Just got back from a beautiful week in remote Islay…
I’ve been knitting from vintage patterns for a few years now, but I never stop learning. Case in point is this wonderful pattern for a Sports Jumper with fabric trim from a 1935 edition of The Needlewoman.
In theory it looks pretty straightforward – the bottom half is knitted from left to right in a horizontal ridge (knit row, purl row, purl row, knit row), the back and front yokes are knitted vertically with increases on the front yokes to fit around the, fake (as I thought) pockets. I always do an initial sketch based on the measurements, tension and instructions from the original pattern, and from that I re-size it if necessary and create a new sketch … I followed my usual procedure in this case, but just couldn’t get my head around the top front yokes: the instructions show that a 3″ stretch on one side of both pieces is knitted in stocking stitch and I couldn’t work out from the picture where that should fit.
Writing it out now, it seems so obvious but I spent ages agonising over it, and was on the verge of writing this off as a pattern mistake and over-ruling it, creating my own version. Then I remembered one of my own rules – never forget to THOROUGHLY comb the ‘make-up’ instructions. I’d made the fatal mistake of assuming I’d find out all I needed to know about the anatomy of this jumper just by looking at the picture which meant I just quickly gone over the most vital part of how to actually put it together. Are you one step ahead of me? Yes my friends, the pockets weren’t fake, the stocking stitch edges in the top yokes were the pocket backs.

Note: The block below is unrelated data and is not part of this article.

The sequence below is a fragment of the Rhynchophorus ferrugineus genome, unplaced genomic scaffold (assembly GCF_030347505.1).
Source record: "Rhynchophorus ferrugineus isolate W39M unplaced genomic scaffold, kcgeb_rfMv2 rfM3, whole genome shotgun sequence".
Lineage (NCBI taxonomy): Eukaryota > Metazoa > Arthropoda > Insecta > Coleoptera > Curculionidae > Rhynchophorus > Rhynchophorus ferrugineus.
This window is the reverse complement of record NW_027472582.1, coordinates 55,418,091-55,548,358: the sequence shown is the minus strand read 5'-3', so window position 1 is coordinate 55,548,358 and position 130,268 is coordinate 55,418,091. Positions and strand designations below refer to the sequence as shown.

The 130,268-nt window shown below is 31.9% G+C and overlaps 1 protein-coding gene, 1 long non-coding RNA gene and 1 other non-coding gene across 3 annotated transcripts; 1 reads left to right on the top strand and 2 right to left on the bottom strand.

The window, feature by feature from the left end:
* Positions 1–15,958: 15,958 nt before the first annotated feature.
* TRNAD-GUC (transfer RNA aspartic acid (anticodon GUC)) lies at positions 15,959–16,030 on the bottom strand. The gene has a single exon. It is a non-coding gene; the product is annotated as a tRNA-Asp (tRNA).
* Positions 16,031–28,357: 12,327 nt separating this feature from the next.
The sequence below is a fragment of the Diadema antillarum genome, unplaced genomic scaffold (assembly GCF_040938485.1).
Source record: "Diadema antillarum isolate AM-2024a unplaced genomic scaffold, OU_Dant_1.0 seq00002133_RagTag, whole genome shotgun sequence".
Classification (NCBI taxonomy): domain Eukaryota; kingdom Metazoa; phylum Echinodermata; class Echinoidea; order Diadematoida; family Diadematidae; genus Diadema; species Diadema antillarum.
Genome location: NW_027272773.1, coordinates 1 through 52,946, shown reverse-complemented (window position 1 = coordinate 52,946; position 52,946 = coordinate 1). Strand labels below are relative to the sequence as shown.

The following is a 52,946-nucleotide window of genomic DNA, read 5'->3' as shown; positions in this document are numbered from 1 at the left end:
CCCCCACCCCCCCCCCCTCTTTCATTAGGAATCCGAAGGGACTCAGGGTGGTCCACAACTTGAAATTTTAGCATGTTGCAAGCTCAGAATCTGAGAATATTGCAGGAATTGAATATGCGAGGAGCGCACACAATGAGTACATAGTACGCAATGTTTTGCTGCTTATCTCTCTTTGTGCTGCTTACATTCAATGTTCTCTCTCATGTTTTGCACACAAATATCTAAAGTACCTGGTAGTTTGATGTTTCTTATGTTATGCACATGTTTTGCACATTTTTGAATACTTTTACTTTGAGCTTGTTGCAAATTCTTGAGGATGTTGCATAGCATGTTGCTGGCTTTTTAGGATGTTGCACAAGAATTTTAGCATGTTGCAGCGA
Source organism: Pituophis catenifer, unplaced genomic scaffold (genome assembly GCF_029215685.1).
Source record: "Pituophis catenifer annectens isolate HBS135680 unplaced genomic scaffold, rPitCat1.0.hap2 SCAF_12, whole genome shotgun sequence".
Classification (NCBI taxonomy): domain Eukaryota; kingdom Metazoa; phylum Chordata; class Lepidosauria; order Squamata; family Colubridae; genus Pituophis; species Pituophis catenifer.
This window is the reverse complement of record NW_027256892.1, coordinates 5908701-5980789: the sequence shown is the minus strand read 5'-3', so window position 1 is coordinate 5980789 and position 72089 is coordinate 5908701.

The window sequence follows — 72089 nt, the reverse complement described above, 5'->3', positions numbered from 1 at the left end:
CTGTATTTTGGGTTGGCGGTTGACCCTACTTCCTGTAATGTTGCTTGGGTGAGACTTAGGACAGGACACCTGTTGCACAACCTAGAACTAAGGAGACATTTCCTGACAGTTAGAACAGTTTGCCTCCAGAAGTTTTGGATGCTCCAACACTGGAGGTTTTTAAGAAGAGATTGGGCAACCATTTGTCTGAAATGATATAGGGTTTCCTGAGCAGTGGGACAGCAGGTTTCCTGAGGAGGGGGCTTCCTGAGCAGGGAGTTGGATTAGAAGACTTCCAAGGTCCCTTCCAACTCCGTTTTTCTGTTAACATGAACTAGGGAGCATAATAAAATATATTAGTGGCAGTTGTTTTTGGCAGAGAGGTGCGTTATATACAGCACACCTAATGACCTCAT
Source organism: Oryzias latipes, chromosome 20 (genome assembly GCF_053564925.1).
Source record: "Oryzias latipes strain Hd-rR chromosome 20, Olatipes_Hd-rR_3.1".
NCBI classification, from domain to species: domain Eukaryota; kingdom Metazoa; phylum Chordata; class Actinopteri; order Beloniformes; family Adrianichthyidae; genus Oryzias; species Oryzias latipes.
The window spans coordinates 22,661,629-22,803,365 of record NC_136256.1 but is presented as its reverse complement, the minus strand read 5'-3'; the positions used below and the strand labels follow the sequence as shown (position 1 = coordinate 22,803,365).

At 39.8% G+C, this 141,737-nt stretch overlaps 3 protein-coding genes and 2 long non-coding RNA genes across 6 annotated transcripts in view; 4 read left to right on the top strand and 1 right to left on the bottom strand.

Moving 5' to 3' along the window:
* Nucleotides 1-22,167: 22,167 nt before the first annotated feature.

I’m feeling pretty stupid now I’m writing this as it seems so obvious, but it stands as a valuable lesson to other vintage knitters … don’t get complacent and make assumptions about the designs you’re knitting from, vintage patterns constantly amaze me with their little details and surprises. Read the pattern once, then turn down the music/TV/dog and re-read it without any distractions, make sure you’ve got a complete understanding of how the garment is put together.
Here’s another tip for free: don’t try and work it out at 9 o’clock at night, half a bottle of wine down, with Queens of the Stone Age shouting at you in the background (I mean on the iPod, they weren’t actually in the kitchen arguing with me). I’m writing this in the morning with a bit of Tom Waits & Crystal Gayle playing quietly and a clear head, and it seems blatantly and embarrassingly obvious now (heh, sheepish sigh).